Lecture IV – Floating point arithmetic (because every so often the computer has to compute), retrospective on RISC (because it has been greatly misunderstood), future directions (Morphcore, breaking the layers, dark silicon), and remaining questions.

Bio:
Yale N. Patt is Professor of ECE and the Ernest Cockrell, Jr. Centennial Chair in Engineering at The University of Texas at Austin. He continues to thrive on teaching both the large (400+ students) freshman introductory course in computing and advanced graduate courses in microarchitecture, advising PhD students, and consulting in the microprocessor industry. Some of his research ideas (e.g., HPS, the two-level branch predictor, ACMP) have ended up in the cutting-edge chips of Intel, AMD, etc. and some of his teaching ideas have resulted in his motivated bottom-up approach for introducing computing to serious students. The textbook for his breakaway approach, "Introduction to Computing Systems: from bits and gates to C and beyond," co-authored with Prof. Sanjay Patel of Illinois (McGraw-Hill, 2nd ed. 2004), has been adopted by more than 100 universities world-wide.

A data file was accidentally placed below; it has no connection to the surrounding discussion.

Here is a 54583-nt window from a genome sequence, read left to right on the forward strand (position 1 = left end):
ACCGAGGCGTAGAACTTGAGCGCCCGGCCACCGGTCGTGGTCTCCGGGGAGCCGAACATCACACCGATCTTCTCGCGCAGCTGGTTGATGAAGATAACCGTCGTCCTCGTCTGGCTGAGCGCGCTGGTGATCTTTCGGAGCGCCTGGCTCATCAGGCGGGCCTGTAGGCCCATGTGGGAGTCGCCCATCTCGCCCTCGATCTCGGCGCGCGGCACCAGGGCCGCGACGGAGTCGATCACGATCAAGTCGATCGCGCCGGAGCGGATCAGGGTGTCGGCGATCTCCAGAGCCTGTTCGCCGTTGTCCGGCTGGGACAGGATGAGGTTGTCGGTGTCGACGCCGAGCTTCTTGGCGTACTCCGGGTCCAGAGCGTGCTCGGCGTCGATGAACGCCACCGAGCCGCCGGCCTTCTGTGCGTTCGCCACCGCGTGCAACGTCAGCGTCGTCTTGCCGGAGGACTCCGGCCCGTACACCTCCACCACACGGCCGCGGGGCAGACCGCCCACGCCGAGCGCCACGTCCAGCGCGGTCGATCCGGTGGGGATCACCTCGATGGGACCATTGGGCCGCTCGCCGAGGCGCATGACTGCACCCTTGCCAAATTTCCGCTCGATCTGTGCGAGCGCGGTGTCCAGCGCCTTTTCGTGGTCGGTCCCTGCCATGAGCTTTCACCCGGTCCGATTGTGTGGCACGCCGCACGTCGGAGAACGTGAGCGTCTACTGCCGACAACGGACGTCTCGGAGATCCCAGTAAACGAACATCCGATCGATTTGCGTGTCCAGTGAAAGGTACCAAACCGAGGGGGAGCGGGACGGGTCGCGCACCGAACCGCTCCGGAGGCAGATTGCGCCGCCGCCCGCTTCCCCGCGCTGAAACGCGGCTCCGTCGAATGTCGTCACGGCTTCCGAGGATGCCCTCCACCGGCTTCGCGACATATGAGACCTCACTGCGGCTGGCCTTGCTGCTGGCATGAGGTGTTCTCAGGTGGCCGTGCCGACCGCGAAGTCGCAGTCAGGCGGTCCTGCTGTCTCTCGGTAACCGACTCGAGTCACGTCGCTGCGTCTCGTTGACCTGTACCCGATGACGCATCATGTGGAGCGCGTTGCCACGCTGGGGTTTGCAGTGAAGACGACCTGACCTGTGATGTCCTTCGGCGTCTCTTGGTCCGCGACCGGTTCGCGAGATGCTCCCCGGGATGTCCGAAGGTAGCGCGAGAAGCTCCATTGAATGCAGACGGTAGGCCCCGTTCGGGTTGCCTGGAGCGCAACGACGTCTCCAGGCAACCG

The lectures will be given in English.

Academic credit for registered students (exam required).

The next talks in this series will be held as following:
Talk II: Friday, June 14th, 09:00 (3 hours)
Talk III: Thursday, June 20th, 14:30 (4 hours)
Talk IV: Friday, June 21st, 09:00 (3 hours)

• ### TCE Talk Series - Talk II: Computer Architecture (3 hours)

דובר:
פרופ' ייל פת (אונ' טקסס באוסטין)
תאריך:
יום שישי, 14.6.2013, 09:00
מקום:
חדר 165, בניין מאייר, הפקולטה להנדסת חשמל